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Fight against plastic waste in the oceans: Troisdorf woman cycles from Rome to Cologne Cathedral

Fight against plastic waste in the oceans : Troisdorf woman cycles from Rome to Cologne Cathedral

Almost 2000 kilometres on the bike: Jenny Krist from Troisdorf and her partner collect donations for an environmental project. The couple have been on a world tour since April 2019 - and are now completing the last stage from Rome to Cologne Cathedral by bicycle.

At some point the time had come when they could no longer stand idly by. At some point it was no longer enough to collect the garbage only at individual beaches. They wanted more. Since April 2019, Jenny Krist from Troisdorf and her partner Felix Varga have been on a world tour. On their route through Asia and Australia, they have all too often passed rivers and oceans that were massively polluted with plastic waste. They wanted to fight against this in a sustainable way. Without further ado, the couple decided to launch an appeal for donations: the last leg of their world tour will be covered by bicycle. They will cycle 1835 kilometres from Rome to Cologne Cathedral. With this campaign, they want to raise funds for the environmental project "One Earth - One Ocean", which will rid the oceans of garbage.

"There really is plastic everywhere here," says Jenny Krist on the phone while she is sitting in a restaurant in Khao Sok, Thailand. "While snorkeling, we could sometimes see more trash than fish." Indeed, pollution has increased dramatically in recent decades. According to the Nature and Biodiversity Conservation Union (Nabu), almost 1.5 million tons of plastic were produced worldwide each year in the 1950s. Today the figure is almost 300 million tonnes. According to the environmental protection organisation WWF, 10 million tonnes of this amount ends up in the oceans every year. With devastating consequences. Every year about one million seabirds and 100,000 marine animals die from pollution. The development is not without danger for humans either. According to the German Environmental Aid, microplastics and plasticisers could enter our systems via the food chain.

"One Earth - One Ocean"

"These are bad conditions," says Jenny Krist. "Everyone has a responsibility to do something for the environment," says the 25-year-old. Already during the trip around the world, she and her partner started to switch to means of transport that are as climate-neutral as possible. From Vietnam to Thailand, for example, they travelled exclusively by coach. And on the way back from Rome to the Rhineland, they will be using the bicycle in just under two months.

With this fundraising campaign, the two want to make their own personal contribution to the environment. The route through Italy, France, Switzerland and Germany covers 11,181 metres in altitude. The money that Krist and Varga are collecting with this campaign will go entirely to "One Earth - One Ocean". The couple will pay for all the other equipment they need for the trip - such as bicycles, sleeping bags, tents and provisions - themselves. "However, it will be a challenge to organize the equipment in Rome," says Krist with a smile. Neither of them speaks Italian. "We'll just have to communicate with our hands and feet."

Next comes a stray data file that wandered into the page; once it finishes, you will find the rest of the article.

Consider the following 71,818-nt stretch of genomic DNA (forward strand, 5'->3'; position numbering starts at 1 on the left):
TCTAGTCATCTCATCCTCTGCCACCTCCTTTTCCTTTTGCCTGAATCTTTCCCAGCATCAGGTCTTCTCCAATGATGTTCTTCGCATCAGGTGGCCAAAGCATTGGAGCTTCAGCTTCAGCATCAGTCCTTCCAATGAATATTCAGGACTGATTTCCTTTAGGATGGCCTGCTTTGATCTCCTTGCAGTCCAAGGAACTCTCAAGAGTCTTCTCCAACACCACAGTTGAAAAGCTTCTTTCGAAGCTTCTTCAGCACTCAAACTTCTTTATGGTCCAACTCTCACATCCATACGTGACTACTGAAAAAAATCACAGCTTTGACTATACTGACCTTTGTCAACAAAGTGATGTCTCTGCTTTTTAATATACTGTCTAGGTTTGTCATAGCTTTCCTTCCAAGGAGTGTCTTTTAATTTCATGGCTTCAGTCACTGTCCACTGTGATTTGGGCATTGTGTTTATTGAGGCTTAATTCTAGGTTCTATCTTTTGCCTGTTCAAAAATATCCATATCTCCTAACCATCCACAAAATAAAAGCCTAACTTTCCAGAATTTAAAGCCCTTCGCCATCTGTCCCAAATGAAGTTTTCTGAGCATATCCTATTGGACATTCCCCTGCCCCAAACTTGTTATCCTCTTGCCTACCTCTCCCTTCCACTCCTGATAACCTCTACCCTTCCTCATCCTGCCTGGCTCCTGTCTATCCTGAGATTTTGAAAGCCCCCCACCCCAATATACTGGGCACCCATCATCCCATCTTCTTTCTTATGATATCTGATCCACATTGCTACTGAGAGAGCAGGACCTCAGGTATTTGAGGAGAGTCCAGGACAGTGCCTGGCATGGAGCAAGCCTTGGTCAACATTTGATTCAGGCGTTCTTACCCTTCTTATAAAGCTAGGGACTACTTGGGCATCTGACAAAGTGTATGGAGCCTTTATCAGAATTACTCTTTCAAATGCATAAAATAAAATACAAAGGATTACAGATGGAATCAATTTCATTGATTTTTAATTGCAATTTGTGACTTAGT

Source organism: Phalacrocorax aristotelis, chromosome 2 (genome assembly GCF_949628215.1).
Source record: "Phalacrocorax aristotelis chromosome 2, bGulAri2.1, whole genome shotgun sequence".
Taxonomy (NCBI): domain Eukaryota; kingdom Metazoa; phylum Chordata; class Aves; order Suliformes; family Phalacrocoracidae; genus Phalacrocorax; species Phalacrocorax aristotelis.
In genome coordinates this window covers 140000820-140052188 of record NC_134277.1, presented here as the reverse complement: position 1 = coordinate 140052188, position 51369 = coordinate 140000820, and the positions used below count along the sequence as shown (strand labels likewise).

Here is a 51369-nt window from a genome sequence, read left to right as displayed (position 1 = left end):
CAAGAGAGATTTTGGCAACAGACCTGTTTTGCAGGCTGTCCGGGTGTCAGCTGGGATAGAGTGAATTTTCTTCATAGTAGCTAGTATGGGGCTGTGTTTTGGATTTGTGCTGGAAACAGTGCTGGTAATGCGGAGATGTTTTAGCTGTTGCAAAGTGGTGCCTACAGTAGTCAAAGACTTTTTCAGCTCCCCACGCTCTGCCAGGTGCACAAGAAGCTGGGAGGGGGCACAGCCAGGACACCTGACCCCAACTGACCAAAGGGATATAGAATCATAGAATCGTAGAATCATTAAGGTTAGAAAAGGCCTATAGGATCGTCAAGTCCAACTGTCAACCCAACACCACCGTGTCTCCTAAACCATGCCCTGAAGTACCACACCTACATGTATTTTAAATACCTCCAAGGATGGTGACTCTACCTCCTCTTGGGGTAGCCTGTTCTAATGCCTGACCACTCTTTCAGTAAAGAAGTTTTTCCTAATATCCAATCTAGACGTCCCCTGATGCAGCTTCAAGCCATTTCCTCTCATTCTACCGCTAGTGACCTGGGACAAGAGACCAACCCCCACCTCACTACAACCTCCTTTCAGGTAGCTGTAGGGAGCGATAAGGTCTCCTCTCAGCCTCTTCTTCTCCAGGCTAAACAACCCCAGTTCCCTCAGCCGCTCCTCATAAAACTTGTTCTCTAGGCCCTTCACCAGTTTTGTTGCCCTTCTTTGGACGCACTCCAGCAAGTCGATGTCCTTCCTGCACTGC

Jenny Krist and Felix Varga return to the Rhineland after almost one year

The supported project is located in Garching near Munich. There are further offices in Kiel, Hamburg, Cambodia, Brazil and Hong Kong. "One Earth - One Ocean" has developed a so-called maritime waste collection system. With two large ships, the organisation collects plastic from seashores and lakes. The waste is then sorted and processed. Frank Brodmerkel, who is responsible for the association's press work, is impressed by Krist and Vargas' commitment: "But I hope that in March it will be warm enough for such a bicycle tour," he says with a laugh. The campaign is an important step to further raise awareness of the problematic development of environmental pollution.

Krist and Varga have already collected 1030 euros less than a month after they started their appeal for donations. How much do they want to achieve in total? "As much as possible," says Krist. The personal goal is 3670 euros. Because: "That is twice 1835 Euros. That's exactly how many kilometers we're covering together on our bikes," explains the 25-year-old.

The two globetrotters have planned a month for the donation bicycle tour. After almost a year in Australia and Southeast Asia, they are grateful for the experiences. At the same time, they are looking forward to meeting friends and family. "We will return with a laugh and tears in our eye," says Krist. It is difficult to put into words what the world trip meant to them: "It is an indescribable feeling.“

Further information about the donation bike tour is available at www.vonromzumdom.de. The couple is also looking for sponsors for bikes and equipment.

(Original text: Judith Nikula; Translation: Mareike Graepel)